"We always thank God, the Father of our Lord Jesus Christ, when we pray for you . . ."
Paul starts with thankfulness. Why?
Every one of us has a bunch of blessings and a bunch of adversities in life. Good and bad. Joys and sorrows. And every one of us at any given moment in the day is focusing on one or the other of these clumps of realities. We can be aware of both, but we can't simultaneously focus on both. One must always be in the mental foreground and one in the background. Ten seconds' notice of someone's countenance can usually tell you which is foregrounded for them at the moment.
Thankfulness is not false, painted smiles. It is not hollow words. It is not Pollyanna religion, pretending everything is better than it is. It is the gritty determination to focus on the blessings and not the adversities, even when, by the world's scale, the adversities far outweigh the blessings.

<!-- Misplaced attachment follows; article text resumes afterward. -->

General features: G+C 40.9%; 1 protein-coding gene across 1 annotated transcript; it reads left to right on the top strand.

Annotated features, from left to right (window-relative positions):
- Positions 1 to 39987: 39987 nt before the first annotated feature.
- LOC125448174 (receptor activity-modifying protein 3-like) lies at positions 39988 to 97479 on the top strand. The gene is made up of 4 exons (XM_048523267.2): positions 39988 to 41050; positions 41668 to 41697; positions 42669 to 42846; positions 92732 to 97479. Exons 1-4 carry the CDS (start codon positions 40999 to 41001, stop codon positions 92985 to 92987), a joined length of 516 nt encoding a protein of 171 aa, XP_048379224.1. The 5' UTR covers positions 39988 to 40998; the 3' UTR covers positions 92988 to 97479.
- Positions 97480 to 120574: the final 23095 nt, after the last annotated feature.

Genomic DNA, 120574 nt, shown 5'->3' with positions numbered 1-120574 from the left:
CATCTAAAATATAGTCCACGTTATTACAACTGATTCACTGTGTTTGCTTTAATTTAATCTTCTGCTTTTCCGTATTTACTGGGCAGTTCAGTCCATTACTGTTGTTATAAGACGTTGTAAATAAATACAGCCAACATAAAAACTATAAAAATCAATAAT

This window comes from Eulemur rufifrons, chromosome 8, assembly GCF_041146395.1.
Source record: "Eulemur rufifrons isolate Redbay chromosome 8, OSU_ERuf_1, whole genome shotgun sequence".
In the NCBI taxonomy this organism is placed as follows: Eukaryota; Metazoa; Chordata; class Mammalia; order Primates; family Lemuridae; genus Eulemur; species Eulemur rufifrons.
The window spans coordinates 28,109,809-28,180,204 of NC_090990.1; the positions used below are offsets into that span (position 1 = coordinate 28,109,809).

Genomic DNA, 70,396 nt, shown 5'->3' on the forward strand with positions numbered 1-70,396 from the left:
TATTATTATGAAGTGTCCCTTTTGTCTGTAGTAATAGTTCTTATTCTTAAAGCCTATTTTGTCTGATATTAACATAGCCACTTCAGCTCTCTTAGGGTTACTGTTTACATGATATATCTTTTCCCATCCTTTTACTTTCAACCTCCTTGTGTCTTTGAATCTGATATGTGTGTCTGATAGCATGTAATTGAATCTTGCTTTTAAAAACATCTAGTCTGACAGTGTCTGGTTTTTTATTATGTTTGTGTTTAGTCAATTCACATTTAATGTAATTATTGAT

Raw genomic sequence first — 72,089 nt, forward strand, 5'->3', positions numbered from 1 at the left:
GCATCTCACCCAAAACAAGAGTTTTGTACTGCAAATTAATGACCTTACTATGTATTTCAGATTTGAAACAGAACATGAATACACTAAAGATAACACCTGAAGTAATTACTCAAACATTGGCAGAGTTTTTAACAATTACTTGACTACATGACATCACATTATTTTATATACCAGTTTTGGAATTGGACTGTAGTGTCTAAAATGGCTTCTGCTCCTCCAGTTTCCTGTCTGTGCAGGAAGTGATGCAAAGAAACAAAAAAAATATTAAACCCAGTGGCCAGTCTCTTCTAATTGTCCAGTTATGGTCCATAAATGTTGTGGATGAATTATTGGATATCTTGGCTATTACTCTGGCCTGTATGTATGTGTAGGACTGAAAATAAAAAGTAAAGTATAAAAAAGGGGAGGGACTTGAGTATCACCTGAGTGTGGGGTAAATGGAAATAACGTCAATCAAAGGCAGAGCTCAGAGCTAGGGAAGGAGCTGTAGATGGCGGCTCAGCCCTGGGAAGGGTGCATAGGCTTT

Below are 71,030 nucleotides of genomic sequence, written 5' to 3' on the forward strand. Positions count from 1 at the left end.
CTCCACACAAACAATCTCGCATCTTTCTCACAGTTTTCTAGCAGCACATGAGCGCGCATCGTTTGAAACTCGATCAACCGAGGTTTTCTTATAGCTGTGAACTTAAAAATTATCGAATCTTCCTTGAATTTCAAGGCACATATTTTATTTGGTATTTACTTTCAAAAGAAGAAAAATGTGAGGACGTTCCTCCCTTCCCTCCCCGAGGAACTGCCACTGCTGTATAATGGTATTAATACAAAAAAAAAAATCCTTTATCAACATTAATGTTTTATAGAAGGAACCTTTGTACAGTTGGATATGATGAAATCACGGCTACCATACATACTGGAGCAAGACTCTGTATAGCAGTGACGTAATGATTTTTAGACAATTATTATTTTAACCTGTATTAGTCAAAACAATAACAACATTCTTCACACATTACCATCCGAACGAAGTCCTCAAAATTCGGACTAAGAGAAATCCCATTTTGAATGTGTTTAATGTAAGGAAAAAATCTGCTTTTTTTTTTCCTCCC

For those of us in Christ, it could be that just about every earthly reason to be thankful has been stripped away. But we are still in Christ. We still have the supreme blessing without which every earthly blessing is irrelevant and in comparison with which every earthly adversity pales.
Which is where Paul was at, most of the time. Destitute, beaten, forsaken, opposed. But he starts out Colossians, and most of his letters, thankful. Why? Because he had that one all-determinative thing, that one Friend. So he starts his letters thankful, before saying anything else. This is the tone-setter.